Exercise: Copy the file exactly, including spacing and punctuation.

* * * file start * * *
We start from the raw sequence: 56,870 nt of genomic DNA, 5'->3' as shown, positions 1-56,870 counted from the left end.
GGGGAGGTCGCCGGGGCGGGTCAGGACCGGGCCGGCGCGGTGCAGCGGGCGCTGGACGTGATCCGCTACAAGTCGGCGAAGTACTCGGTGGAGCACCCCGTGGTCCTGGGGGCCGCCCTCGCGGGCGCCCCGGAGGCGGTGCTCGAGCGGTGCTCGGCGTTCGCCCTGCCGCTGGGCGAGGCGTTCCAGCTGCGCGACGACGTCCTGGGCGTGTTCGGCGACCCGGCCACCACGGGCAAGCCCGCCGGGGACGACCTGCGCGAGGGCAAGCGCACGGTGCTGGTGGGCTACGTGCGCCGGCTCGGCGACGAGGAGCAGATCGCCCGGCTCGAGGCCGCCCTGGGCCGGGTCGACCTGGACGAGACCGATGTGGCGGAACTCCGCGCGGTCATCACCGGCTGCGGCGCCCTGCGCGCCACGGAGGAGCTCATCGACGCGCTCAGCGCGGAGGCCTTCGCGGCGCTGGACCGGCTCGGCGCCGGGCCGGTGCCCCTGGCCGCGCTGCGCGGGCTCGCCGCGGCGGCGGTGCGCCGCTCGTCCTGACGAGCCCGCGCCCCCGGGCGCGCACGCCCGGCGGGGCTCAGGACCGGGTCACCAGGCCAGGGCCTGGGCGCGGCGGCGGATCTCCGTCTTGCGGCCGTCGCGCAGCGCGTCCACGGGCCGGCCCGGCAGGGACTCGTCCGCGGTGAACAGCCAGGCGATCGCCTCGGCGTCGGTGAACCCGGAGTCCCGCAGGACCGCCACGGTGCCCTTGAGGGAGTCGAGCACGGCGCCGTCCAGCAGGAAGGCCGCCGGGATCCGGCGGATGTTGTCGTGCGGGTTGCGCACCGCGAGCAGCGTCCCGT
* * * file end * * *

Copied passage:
We start from the raw sequence: 56,870 nt of genomic DNA, 5'->3' as shown, positions 1-56,870 counted from the left end.
GGGGAGGTCGCCGGGGCGGGTCAGGACCGGGCCGGCGCGGTGCAGCGGGCGCTGGACGTGATCCGCTACAAGTCGGCGAAGTACTCGGTGGAGCACCCCGTGGTCCTGGGGGCCGCCCTCGCGGGCGCCCCGGAGGCGGTGCTCGAGCGGTGCTCGGCGTTCGCCCTGCCGCTGGGCGAGGCGTTCCAGCTGCGCGACGACGTCCTGGGCGTGTTCGGCGACCCGGCCACCACGGGCAAGCCCGCCGGGGACGACCTGCGCGAGGGCAAGCGCACGGTGCTGGTGGGCTACGTGCGCCGGCTCGGCGACGAGGAGCAGATCGCCCGGCTCGAGGCCGCCCTGGGCCGGGTCGACCTGGACGAGACCGATGTGGCGGAACTCCGCGCGGTCATCACCGGCTGCGGCGCCCTGCGCGCCACGGAGGAGCTCATCGACGCGCTCAGCGCGGAGGCCTTCGCGGCGCTGGACCGGCTCGGCGCCGGGCCGGTGCCCCTGGCCGCGCTGCGCGGGCTCGCCGCGGCGGCGGTGCGCCGCTCGTCCTGACGAGCCCGCGCCCCCGGGCGCGCACGCCCGGCGGGGCTCAGGACCGGGTCACCAGGCCAGGGCCTGGGCGCGGCGGCGGATCTCCGTCTTGCGGCCGTCGCGCAGCGCGTCCACGGGCCGGCCCGGCAGGGACTCGTCCGCGGTGAACAGCCAGGCGATCGCCTCGGCGTCGGTGAACCCGGAGTCCCGCAGGACCGCCACGGTGCCCTTGAGGGAGTCGAGCACGGCGCCGTCCAGCAGGAAGGCCGCCGGGATCCGGCGGATGTTGTCGTGCGGGTTGCGCACCGCGAGCAGCGTCCCGT